School bonds could cost taxpayers less

Princeton School District officials are expecting to have good news for taxpayers when they open bond bids for the district’s upcoming $29.95 million construction project.
Favorable interest rates could lessen the cost to taxpayers, according to representatives of Ehlers, the school district’s financial adviser.
The school district is set to open bids for its $29.95 million in construction bonds on Monday, June 30, and will award the bond bids in a special board meeting later that night.
“Rates are really low on municipal bonds,” said Ehlers financial adviser Jodie Zesbaugh at the June 3 meeting of the Princeton Board of Education.
“That lowers the cost of issuance,” Zesbaugh said of the bonds.
For tax impact, on a $150,000 home, proposed taxes will potentially decrease from an estimated $136 per year to $116 per year, according to Zesbaugh and Gary Olsen, a senior financial adviser and the firm’s vice president.
On a commercial property valued at $500,000, proposed taxes would decrease from $993 annually to $848, the advisers said.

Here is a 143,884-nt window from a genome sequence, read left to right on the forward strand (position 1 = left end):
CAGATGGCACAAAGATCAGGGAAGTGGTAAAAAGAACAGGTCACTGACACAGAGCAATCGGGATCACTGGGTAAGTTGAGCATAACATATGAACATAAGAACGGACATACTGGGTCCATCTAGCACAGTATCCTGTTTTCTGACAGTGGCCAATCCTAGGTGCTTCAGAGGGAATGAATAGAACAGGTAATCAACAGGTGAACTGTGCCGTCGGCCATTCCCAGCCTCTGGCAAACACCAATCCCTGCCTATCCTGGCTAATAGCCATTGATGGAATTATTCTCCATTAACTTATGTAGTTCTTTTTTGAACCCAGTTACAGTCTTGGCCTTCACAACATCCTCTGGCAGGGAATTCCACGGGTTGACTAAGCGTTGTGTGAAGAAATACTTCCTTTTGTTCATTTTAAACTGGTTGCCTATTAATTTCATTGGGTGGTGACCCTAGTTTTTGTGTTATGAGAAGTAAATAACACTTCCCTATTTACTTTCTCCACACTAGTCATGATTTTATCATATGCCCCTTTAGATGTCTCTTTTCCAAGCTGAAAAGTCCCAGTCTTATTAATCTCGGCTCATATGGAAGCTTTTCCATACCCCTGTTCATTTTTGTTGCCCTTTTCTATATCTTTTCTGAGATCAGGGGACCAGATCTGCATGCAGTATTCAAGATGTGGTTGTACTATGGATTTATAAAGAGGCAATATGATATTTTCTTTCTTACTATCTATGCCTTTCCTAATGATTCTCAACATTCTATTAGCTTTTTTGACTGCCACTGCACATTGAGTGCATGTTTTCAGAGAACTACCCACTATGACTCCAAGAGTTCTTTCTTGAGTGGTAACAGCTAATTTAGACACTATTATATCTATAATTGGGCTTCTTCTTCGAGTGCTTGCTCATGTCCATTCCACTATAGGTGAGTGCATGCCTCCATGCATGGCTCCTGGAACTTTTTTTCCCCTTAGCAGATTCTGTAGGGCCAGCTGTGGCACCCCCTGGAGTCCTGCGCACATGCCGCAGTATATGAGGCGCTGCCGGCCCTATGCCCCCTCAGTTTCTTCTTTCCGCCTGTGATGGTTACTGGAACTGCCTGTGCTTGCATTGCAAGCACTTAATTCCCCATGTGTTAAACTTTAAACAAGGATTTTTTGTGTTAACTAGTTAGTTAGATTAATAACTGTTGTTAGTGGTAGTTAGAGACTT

That’s because favorable interest rates, based on June 3 figures, would lower the tax capacity rate on the school district portion of taxes 1.57 percent from 10.74 percent to 9.17 percent. The tax capacity is one’s share of property taxes based on market value and class rates.
“We anticipate great results,” Zesbaugh said.
With bids being awarded on June 30, it won’t be long before construction on a new facility to replace South Elementary School can begin, since the estimated closing date on the bond sale is anticipated to be July 24.
“That’s the day you’ll have the money for the projects,” Zesbaugh said.
Improvements to Princeton High School, as well as the installation of safety and security measures and technology improvements throughout the district, will be able to be funded at that time, as well.
The projects were made possible when school district voters approved a $29.95 million referendum on May 20 of this year.
In other board news:
• A jubilant group of cheerleaders were on hand to watch the School Board reinstate the cheerleading squad as an official school sport. The squad had fallen victim to budget cuts in the 2000s and has most recently been offered as an activity through community education. The cost of reinstating the program was estimated at $14,391.
• The board set a new pay scale for people who work at school events as ticket takers, announcers, court and field workers, ushers, trainers and like positions.
• The board heard presentations on special education staffing, a “World’s Best Workforce” initiative, and a growth and evaluation process for teachers.

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